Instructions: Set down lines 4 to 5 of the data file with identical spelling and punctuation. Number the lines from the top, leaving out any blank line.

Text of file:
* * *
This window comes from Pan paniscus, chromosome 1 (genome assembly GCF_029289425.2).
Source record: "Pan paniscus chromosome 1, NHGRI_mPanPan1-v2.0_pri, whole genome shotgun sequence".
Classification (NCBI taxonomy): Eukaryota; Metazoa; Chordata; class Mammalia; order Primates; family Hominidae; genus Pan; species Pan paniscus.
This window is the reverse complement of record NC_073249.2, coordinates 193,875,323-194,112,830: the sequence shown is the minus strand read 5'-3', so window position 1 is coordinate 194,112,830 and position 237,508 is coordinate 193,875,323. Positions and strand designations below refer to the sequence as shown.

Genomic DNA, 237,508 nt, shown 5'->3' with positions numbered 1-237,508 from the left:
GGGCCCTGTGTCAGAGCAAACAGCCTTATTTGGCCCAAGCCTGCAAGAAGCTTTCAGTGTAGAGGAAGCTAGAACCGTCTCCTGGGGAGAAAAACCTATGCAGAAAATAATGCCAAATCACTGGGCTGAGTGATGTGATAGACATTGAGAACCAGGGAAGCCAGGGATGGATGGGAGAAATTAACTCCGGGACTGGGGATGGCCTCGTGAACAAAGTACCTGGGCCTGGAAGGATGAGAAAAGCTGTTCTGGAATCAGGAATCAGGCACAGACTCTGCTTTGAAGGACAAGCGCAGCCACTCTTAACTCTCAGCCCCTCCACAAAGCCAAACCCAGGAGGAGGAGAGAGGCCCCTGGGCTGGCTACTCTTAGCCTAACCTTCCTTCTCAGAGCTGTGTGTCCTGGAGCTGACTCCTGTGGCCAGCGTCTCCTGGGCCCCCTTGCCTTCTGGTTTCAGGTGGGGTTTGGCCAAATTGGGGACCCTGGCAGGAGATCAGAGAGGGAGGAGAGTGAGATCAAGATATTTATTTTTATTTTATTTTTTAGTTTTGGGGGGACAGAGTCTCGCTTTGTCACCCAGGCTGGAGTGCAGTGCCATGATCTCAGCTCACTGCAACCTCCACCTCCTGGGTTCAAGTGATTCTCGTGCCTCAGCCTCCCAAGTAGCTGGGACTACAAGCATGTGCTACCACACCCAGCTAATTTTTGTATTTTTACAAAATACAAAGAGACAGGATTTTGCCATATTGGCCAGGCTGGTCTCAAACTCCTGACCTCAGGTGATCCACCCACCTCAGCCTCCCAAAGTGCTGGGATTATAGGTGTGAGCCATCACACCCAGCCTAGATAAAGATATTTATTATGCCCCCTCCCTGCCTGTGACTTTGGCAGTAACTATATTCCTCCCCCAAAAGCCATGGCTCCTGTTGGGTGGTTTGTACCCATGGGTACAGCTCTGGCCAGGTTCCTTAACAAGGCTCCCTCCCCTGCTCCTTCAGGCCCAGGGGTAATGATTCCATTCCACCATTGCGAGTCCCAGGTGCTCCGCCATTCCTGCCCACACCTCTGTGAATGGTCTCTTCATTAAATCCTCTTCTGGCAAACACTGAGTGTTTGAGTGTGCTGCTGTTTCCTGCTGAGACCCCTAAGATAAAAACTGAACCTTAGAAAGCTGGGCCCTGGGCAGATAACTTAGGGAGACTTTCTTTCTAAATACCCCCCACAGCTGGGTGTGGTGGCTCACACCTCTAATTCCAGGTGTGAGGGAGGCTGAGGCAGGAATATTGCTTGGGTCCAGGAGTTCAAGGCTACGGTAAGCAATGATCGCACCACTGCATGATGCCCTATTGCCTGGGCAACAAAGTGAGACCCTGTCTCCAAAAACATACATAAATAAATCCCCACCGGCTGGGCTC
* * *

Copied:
This window is the reverse complement of record NC_073249.2, coordinates 193,875,323-194,112,830: the sequence shown is the minus strand read 5'-3', so window position 1 is coordinate 194,112,830 and position 237,508 is coordinate 193,875,323. Positions and strand designations below refer to the sequence as shown.

Genomic DNA, 237,508 nt, shown 5'->3' with positions numbered 1-237,508 from the left: